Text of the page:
Pure metals and alloys react chemically/electrochemically with corrosive medium to form a stable compound, in which the loss of metal occurs. The compound so formed is called corrosion product and metal surface becomes corroded. Corrosion involves the movement of metal ions into the solution at active areas (anode), passage of electrons from the metal to an acceptor at less active areas (cathode), an ionic current in the solution and an electronic current in the metal. The cathodic process requires the presence of an electron acceptor such as oxygen or oxidizing agents or hydrogen ions.1 Corrosion of metals is a major problem that must be confronted for safety, environment, and economic reasons. It can be minimized by suitable strategies which in turn stifle, retard or completely stop the anodic or cathodic reactions or both. Among the several methods of corrosion control and prevention, the use of corrosion inhibitors, is very popular. Most of the efficient inhibitors are organic compounds that contain in their structures mostly nitrogen, sulfur or oxygen atoms. Unfortunately, the use of some chemical inhibitors has been limited because of some reasons namely their synthesis is very often expensive and they can be toxic and hazardous for human beings environment as well. This has prompted the search for ecofriendly corrosion inhibitors as an alternative to replace inorganic and organic inhibitors to foster sustainable greennessto the environment. These nontoxic, benign, inexpensive, renewable and readily available alternative corrosion inhibitors have been found in different parts of plant extracts.2 The use of plant products as corrosion inhibitors are justied by the phytochemical compounds present therein, with molecular and electronic structures bearing close similarity to those of conventional organic inhibitor molecules.
Some research groups have reported the successful use of naturally occurring substances to inhibit the corrosion of metals in acidic and alkaline environment. Delonix regia extracts inhibited the corrosion of aluminum in hydrochloric acid solutions,3 rosemary leaves were studied as corrosion inhibitor for the Al + 2.5 Mg alloy in a 3% NaCl solution at 25 ℃,4 El-Etre investigated opuntia extract as corrosion inhibitor for aluminum.5 The inhibitive effect of the extract of ginger on the corrosion of steel in polluted sodium chloride solution was investigated.6 Also, Fouda et al.7 investigated camellia sinensis as corrosion inhibitor for mild steel in chloride and aluminum sulfate solution.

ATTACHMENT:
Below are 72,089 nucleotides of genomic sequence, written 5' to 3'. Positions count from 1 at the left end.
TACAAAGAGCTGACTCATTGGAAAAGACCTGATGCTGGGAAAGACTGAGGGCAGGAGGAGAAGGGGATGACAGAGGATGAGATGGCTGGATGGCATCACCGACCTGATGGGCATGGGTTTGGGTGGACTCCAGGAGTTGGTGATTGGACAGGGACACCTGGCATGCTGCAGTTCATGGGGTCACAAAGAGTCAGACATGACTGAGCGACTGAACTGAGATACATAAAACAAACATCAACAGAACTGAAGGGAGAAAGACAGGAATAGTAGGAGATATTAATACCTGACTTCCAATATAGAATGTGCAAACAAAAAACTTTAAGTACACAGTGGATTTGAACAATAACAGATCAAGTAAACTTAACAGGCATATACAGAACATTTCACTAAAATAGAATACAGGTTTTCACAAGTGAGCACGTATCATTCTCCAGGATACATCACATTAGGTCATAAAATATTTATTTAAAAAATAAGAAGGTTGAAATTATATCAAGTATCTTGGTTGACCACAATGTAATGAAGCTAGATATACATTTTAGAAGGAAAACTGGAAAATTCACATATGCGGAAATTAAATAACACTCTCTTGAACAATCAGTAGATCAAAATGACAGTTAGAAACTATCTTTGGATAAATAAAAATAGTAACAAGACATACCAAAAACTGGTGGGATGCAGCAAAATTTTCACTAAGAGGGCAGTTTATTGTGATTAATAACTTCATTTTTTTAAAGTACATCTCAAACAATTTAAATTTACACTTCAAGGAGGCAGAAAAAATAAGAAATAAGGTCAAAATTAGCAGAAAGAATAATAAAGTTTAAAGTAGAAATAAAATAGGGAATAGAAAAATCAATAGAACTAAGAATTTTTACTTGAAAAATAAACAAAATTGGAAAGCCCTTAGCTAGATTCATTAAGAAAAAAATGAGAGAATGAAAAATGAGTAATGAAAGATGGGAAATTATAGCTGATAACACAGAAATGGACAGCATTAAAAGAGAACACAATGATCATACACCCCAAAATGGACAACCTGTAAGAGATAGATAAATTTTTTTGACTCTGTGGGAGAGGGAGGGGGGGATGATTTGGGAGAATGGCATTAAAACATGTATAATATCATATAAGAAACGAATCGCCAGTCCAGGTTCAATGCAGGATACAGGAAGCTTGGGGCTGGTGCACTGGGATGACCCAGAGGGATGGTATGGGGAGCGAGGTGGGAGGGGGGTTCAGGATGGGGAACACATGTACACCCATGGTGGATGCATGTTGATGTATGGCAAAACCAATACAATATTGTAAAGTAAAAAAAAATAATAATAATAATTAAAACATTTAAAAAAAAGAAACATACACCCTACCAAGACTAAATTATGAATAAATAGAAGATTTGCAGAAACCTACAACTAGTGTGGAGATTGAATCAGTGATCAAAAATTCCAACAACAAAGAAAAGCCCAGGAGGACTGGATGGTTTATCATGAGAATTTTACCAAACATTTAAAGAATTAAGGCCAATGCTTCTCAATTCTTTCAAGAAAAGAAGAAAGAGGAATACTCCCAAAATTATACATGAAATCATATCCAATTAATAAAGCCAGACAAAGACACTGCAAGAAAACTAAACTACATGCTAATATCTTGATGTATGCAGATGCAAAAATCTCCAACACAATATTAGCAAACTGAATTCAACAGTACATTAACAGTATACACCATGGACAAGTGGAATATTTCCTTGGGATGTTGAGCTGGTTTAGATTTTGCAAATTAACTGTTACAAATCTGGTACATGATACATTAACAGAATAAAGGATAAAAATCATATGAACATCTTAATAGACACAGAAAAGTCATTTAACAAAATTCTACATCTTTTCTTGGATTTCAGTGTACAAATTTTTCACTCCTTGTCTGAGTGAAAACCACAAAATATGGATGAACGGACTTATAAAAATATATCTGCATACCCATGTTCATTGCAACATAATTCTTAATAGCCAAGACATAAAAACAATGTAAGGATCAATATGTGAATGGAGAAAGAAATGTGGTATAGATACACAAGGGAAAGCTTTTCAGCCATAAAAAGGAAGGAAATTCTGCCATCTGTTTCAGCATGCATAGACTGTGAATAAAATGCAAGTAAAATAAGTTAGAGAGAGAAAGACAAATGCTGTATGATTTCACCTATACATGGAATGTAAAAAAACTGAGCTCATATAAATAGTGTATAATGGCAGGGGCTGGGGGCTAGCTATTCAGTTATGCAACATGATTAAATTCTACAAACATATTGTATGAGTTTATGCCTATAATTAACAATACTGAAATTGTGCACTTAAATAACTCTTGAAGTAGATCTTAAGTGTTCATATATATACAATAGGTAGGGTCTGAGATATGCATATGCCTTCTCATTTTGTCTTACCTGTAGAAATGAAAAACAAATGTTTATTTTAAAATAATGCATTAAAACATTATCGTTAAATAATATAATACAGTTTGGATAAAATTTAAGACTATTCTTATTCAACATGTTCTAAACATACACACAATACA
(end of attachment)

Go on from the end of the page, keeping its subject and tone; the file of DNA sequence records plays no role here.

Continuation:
The present study is aimed to investigate the inhibitive and adsorption properties of aqueous extract of coriander seeds for the corrosion of 304 SS in HCl.
The experiments were performed with stainless steel type 304 specimens in the form of sheets with the following composition (wt%): 18 Cr, 8 Ni, less than 0.03 C and the remainder iron. For electrochemical measurements, the sheets were welded with Cu-wire for electrical connection and mounted into glass tubes of appropriate diameter using Araldite to offer an active surface of 1 cm2 to contact the test solution. Prior to each experiment, these sheets were abraded with emery paper (400−1000 grade) to a mirror finish and degreased with trichloroethylene, washed with bidistilled water and then dried. A conventional electrochemical cell of capacity 100 ml was used containing three compartments for 304 SS as working electrode, platinum foil with a 1 cm2 surface area as counter electrode and saturated calomel electrode (SCE) via a Luggin capillary probe was used as reference electrode. All reagents used for this study was of analytical grade and were used as received and bidistilled water was used for their preparations. All experiments were carried out open to the atmosphere. The experiments were repeated and reproducibility was tested and confirmed.
Aqueous Extract of Coriander Seeds
Coriander is native to regions spanning from southern Europe and North Africa to southwestern Asia. The word coriander derives from the old French coriandre, which comes from Latin coriandrum. The analysis of coriander seeds aqueous extract showed that it contains linalool (60- 80%), geraniol (1.2-4.6%), terpinen-terpinene (1-8%), caffeic acids and phenolcarboxylic acids.
Figure 1.Molecular structures, names, molecular weights and molecular formulas of main components in aqueous extract of coriander seeds.
Weight Loss Measurements
The samples measuring 2×2×0.2 cm were prepared as before. The specimens were immersed in 250 ml beaker, which contained 100 ml of 1 M HCl with and without different concentrations of extract. After 3 h, the specimens were taken out, washed, dried, and weighed accurately. The average weight loss of the parallel 304 SS sheets could be obtained. Then the tests were carried out at a temperature range 25-45 ℃. The inhibition efficiency (IE) of the inhibitor and corrosion rate (CR) in mg cm−2 min−1 of 304 SS in HCl solution was calculated using equations (1) and (2) respectively:8
where W1 and W2 are the weight losses (mg/cm2) in the presence and absence of the extract, respectively, A is the area of the specimen in cm−2 and t is the period of immersion in minutes.
Potentiodynamic Polarization Measurements